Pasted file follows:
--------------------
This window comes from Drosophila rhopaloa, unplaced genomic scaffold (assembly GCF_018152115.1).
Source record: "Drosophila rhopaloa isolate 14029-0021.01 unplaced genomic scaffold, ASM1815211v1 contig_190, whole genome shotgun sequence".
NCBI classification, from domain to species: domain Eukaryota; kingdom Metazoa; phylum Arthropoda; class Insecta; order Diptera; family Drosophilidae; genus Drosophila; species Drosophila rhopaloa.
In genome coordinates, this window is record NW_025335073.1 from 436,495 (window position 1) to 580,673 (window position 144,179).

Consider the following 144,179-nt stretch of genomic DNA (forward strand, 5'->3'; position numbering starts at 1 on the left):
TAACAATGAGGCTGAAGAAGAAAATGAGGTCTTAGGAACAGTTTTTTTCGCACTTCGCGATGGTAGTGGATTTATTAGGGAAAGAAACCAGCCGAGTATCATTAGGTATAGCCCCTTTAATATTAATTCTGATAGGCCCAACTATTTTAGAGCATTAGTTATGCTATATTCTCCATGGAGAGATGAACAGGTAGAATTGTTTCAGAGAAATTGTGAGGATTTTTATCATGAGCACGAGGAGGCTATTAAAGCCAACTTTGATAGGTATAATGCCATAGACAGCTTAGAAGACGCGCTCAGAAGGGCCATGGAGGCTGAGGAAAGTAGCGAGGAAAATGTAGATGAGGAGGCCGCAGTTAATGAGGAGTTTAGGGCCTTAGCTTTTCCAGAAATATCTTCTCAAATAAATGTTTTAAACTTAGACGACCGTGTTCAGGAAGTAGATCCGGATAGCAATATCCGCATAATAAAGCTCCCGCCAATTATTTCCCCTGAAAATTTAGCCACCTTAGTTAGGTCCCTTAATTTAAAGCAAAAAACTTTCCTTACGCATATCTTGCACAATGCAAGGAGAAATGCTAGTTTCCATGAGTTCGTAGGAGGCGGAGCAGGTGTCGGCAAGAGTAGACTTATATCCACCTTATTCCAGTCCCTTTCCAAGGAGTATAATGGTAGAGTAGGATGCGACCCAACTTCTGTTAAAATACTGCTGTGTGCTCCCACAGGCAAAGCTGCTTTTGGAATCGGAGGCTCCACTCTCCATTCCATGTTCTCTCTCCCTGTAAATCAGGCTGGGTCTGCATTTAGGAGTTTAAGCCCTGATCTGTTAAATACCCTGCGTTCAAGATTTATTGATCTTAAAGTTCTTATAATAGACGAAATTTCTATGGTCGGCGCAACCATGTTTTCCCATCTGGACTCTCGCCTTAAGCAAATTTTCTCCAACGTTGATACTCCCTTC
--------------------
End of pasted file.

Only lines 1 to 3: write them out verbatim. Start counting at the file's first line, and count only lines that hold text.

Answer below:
This window comes from Drosophila rhopaloa, unplaced genomic scaffold (assembly GCF_018152115.1).
Source record: "Drosophila rhopaloa isolate 14029-0021.01 unplaced genomic scaffold, ASM1815211v1 contig_190, whole genome shotgun sequence".
NCBI classification, from domain to species: domain Eukaryota; kingdom Metazoa; phylum Arthropoda; class Insecta; order Diptera; family Drosophilidae; genus Drosophila; species Drosophila rhopaloa.